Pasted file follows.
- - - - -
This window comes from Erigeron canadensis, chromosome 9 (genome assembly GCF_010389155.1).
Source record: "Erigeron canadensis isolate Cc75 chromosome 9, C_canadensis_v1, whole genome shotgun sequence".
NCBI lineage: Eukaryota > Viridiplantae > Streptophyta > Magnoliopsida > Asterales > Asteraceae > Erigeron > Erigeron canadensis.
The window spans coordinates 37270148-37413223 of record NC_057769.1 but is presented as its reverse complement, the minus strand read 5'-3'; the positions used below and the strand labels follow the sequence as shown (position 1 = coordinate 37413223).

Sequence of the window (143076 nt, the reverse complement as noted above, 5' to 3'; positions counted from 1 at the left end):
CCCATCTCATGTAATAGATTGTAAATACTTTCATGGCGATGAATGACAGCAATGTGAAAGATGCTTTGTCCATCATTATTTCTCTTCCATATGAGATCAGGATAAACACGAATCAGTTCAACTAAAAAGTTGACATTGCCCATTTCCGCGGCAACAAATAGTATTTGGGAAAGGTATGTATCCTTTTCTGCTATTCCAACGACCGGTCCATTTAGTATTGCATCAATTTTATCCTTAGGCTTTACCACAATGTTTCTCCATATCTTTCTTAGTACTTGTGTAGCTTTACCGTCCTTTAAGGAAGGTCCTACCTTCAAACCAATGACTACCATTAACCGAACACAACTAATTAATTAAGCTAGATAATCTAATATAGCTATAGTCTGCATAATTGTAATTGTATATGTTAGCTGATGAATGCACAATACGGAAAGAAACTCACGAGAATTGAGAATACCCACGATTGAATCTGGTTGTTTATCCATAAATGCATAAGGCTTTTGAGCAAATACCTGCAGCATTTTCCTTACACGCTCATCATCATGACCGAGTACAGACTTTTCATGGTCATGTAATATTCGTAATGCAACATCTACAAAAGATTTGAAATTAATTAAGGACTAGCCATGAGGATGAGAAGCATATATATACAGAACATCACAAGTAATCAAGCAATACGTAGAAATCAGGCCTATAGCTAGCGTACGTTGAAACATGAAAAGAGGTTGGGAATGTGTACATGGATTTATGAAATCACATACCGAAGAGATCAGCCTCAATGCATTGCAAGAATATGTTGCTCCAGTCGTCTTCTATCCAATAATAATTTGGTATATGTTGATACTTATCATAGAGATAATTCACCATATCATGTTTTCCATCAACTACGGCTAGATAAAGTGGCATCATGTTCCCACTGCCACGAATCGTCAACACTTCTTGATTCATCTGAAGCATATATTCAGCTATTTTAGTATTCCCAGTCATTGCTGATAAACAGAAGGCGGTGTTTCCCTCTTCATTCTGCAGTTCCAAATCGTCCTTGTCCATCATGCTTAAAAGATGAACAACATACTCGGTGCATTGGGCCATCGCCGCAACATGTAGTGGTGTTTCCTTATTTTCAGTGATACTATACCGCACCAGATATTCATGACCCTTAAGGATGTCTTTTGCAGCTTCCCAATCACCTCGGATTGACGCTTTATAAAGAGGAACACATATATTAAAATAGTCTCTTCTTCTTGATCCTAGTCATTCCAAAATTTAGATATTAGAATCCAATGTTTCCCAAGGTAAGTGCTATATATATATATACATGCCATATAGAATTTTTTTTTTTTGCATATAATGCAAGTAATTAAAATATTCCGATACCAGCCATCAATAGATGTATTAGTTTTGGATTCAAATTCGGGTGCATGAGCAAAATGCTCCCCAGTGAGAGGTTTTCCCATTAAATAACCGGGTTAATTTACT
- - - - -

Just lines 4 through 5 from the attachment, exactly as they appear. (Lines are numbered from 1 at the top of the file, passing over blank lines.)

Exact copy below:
The window spans coordinates 37270148-37413223 of record NC_057769.1 but is presented as its reverse complement, the minus strand read 5'-3'; the positions used below and the strand labels follow the sequence as shown (position 1 = coordinate 37413223).

Sequence of the window (143076 nt, the reverse complement as noted above, 5' to 3'; positions counted from 1 at the left end):